The X-Files 2.0: “Founder’s Mutation”


I guess that the one thing that this revisit will have in spades is feels. Or I guess this episode did.

Scully and Mulder are assigned to the case of a scientist who apparently committed suicide. After they learn that he was working with children who have severe genetic anomalies, Mulder becomes convinced that the mothers of these children are being tested on by the government.

While at the victims apartment, Mulder has what can best be described as an episode where he hears a high pitched voice in his head telling him to “find her.” He doesn’t know what it means, but he also doesn’t tell Skinner about it and even Scully has to pry it out of him.

In the end it turns out that a child, the child of the head of the experiments in fact, crawled out of his mother’s womb in order to survive and escape from his father. He’s then adopted and raised fairly normally, but he decides to find his sister. He does. Also, he causes his father to bleed out the eyes.

You know. Standard story.

The case doesn’t cause the feels. The feels come because of William. Both Mulder and Scully have a series of fantasies, I guess? When confronted with the mothers in the experiment, Mulder calls them incubators. Scully takes this to heart, and asks him if that’s what he thought of her, and if he ever thought about William. She remarks that he’s fifteen, and that she’s missed each and every one of his birthdays.

My heart…I can’t take it.

He assures her that he does, everyday. It’s not clear if she believes him but that prompts her to have her first fantasy. Taking William to school one day. It’s a pleasant and every day interaction. Then she has another one, rushing to his side when he broke an arm. And then finally, going up into his room to find his face mutated and alien, begging her to tell him what’s wrong with him.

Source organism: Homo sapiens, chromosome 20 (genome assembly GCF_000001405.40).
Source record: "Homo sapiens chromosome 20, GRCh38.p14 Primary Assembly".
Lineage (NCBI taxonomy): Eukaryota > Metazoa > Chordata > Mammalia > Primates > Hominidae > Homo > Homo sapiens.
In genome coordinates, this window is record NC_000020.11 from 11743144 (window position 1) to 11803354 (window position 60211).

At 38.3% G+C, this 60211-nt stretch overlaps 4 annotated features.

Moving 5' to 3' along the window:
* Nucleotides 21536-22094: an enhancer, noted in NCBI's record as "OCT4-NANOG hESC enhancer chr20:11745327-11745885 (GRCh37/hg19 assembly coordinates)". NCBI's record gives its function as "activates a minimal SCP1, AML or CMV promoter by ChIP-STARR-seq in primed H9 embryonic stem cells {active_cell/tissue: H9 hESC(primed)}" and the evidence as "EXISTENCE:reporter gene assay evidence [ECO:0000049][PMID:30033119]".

It’s wrenching and tough to watch. But it was Mulder’s fantasy that got me crying. Mulder and William watching 2001: A Space Odyssey together, and William asking him about the meaning of The Monolith. William and Mulder lighting off model rockets in the middle of a field. And finally, Mulder running into William’s bedroom only for him to be carried off, the same way Samantha was.

And so there it was. My heart, completely and thoroughly broken. I knew that William would be brought up. Hoped, in fact, that this rather large element of Mulder and Scully’s relationship would be spoken about. And I had a feeling that it would break my heart. But it got right at me, and seeing the life that these two never got to have is absolutely awful.

Again, only one Skinner scene. Not enough, but it’s a good one. As a bureaucrat tries to shut down Scully and Mulder, he rolls his eyes and tells them to go ahead anyway.

Never change, Walter.

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